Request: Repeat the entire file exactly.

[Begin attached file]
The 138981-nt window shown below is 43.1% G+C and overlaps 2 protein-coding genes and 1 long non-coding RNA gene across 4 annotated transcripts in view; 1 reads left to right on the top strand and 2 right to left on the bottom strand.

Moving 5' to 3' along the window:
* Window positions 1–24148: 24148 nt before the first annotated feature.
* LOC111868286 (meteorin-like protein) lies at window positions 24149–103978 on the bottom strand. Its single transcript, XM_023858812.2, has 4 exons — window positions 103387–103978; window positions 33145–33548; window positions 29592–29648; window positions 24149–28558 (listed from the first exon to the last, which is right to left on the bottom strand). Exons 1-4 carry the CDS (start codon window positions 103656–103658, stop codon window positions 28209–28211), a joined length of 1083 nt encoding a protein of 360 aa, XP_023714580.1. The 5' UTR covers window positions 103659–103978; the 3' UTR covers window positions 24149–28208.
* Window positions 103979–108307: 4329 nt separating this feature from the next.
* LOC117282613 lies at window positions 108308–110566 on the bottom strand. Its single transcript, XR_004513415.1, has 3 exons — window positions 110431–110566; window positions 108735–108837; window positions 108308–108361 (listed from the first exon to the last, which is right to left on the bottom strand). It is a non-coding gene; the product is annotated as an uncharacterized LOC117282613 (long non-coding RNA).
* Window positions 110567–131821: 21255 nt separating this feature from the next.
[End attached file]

The 138981-nt window shown below is 43.1% G+C and overlaps 2 protein-coding genes and 1 long non-coding RNA gene across 4 annotated transcripts in view; 1 reads left to right on the top strand and 2 right to left on the bottom strand.

Moving 5' to 3' along the window:
* Window positions 1–24148: 24148 nt before the first annotated feature.
* LOC111868286 (meteorin-like protein) lies at window positions 24149–103978 on the bottom strand. Its single transcript, XM_023858812.2, has 4 exons — window positions 103387–103978; window positions 33145–33548; window positions 29592–29648; window positions 24149–28558 (listed from the first exon to the last, which is right to left on the bottom strand). Exons 1-4 carry the CDS (start codon window positions 103656–103658, stop codon window positions 28209–28211), a joined length of 1083 nt encoding a protein of 360 aa, XP_023714580.1. The 5' UTR covers window positions 103659–103978; the 3' UTR covers window positions 24149–28208.
* Window positions 103979–108307: 4329 nt separating this feature from the next.
* LOC117282613 lies at window positions 108308–110566 on the bottom strand. Its single transcript, XR_004513415.1, has 3 exons — window positions 110431–110566; window positions 108735–108837; window positions 108308–108361 (listed from the first exon to the last, which is right to left on the bottom strand). It is a non-coding gene; the product is annotated as an uncharacterized LOC117282613 (long non-coding RNA).
* Window positions 110567–131821: 21255 nt separating this feature from the next.